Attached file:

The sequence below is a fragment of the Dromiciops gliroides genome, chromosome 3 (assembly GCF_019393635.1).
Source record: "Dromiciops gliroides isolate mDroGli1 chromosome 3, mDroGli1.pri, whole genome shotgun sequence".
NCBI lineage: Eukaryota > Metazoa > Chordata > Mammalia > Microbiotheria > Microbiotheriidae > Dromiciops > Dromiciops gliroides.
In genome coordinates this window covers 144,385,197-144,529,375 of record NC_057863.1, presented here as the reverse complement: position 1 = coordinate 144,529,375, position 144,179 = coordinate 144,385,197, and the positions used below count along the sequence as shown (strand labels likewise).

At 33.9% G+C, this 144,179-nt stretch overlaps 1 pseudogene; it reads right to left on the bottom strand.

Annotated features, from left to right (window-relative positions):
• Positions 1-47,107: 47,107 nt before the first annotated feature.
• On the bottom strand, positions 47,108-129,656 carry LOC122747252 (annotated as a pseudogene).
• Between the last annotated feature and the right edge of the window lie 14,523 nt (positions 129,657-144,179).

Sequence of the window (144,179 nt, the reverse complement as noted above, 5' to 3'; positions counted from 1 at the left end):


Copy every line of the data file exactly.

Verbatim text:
The sequence below is a fragment of the Dromiciops gliroides genome, chromosome 3 (assembly GCF_019393635.1).
Source record: "Dromiciops gliroides isolate mDroGli1 chromosome 3, mDroGli1.pri, whole genome shotgun sequence".
NCBI lineage: Eukaryota > Metazoa > Chordata > Mammalia > Microbiotheria > Microbiotheriidae > Dromiciops > Dromiciops gliroides.
In genome coordinates this window covers 144,385,197-144,529,375 of record NC_057863.1, presented here as the reverse complement: position 1 = coordinate 144,529,375, position 144,179 = coordinate 144,385,197, and the positions used below count along the sequence as shown (strand labels likewise).

At 33.9% G+C, this 144,179-nt stretch overlaps 1 pseudogene; it reads right to left on the bottom strand.

Annotated features, from left to right (window-relative positions):
• Positions 1-47,107: 47,107 nt before the first annotated feature.
• On the bottom strand, positions 47,108-129,656 carry LOC122747252 (annotated as a pseudogene).
• Between the last annotated feature and the right edge of the window lie 14,523 nt (positions 129,657-144,179).

Sequence of the window (144,179 nt, the reverse complement as noted above, 5' to 3'; positions counted from 1 at the left end):